In a terminal run the following command:

Once the installation of MySQL Router finish, it’s time to create a cluster.

Create an InnoDB cluster

Open a terminal and start MySQL Shell:

Then create a classic session to the host using the user created in the configuration step and the hostname of the host:

 

Ubuntu screenshot

Now create a cluster assigning the return value to a variable for later usage:

You will see a couple of messages with information about the cluster creation and the function required to add instances to it:

Ubuntu screenshot

Once the cluster creation is complete, you can see the status of the cluster calling the following function:

Ubuntu screenshot

To add new instances use the following command, be sure to use a valid user and ip of an already configured host:

 

Type the password for the user when prompted. Add as many hosts as you want in your cluster, and take in mind that at least three are required to have tolerance to one failure.

Here you can see that all the instances in the cluster are online:

Persist cluster configuration

In order to persist the cluster configuration of each instance, so if a restart happens the instances automatically rejoin the cluster, we must use the dba.configureLocalInstance() again on each instance. The command will update the my.cnf files with the parameters necessary for the automatic rejoin on the cluster on startup.

Run the following commands, locally on each instance:

Using MySQL Router

Now, it’s time to bootstrap our Router. Open a new terminal and type the following command, and type the password for the user when requested:


Ubuntu screenshot

With the previous command the following it’s done:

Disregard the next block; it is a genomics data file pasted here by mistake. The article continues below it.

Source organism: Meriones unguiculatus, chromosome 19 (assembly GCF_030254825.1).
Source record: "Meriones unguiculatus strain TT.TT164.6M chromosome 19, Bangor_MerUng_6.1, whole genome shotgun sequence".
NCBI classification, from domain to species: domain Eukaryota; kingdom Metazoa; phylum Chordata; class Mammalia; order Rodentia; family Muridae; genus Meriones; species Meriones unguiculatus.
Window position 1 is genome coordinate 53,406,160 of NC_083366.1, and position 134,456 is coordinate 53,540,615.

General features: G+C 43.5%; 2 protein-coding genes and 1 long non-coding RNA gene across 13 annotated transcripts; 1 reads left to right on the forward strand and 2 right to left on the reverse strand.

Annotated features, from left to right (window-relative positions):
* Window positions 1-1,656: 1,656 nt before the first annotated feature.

• A specific configuration for the cluster “myCluster” it’s created, MySQL Router got connected to the cluster and extracted the metadata to run by itself
  • A directory named “myrouter” is created in “home” and it contains the configuration required by MySQL Router to run
  • Four  TCP ports are generated to get connected to the cluster: rean only and read-write for classic protocol and X ptrotocol.

To start MySQL Router run the following command:


Ubuntu screenshot

To stop MySQL Router, in a terminal run the stop script generated:

Remote Connection

Now we can get connected to the cluster using the IP generated by MySQL Router. The following screenshot is from a Windows host that is connected to the cluster using the read/write port:


Windows screenshot

And the following screenshot is from a windows host that it’s connected to the cluster using the read-only port:

 

Remember that to be able to connect to a remote host using its name, you should configure the host mapping in Windows as well. The file to edit it’s in the directory “C:\Windows\System32\drivers\etc\hosts”, once you configure the host mapping the file should looks like:

Conclusion

You’ve acquired the knowledge to configure hosts for cluster usage, as well as create cluster and add instances to it. Also, you have learned the basics to bootstrap a cluster and to create a proxy for remote connections to map the data traffic using MySQL Router. The environment can be tested as described in a previous tutorial.

You’ve certainly realized how simple and easy to use is the collection of products provided by MySQL to create a high availability environment.

See you in the next blog post!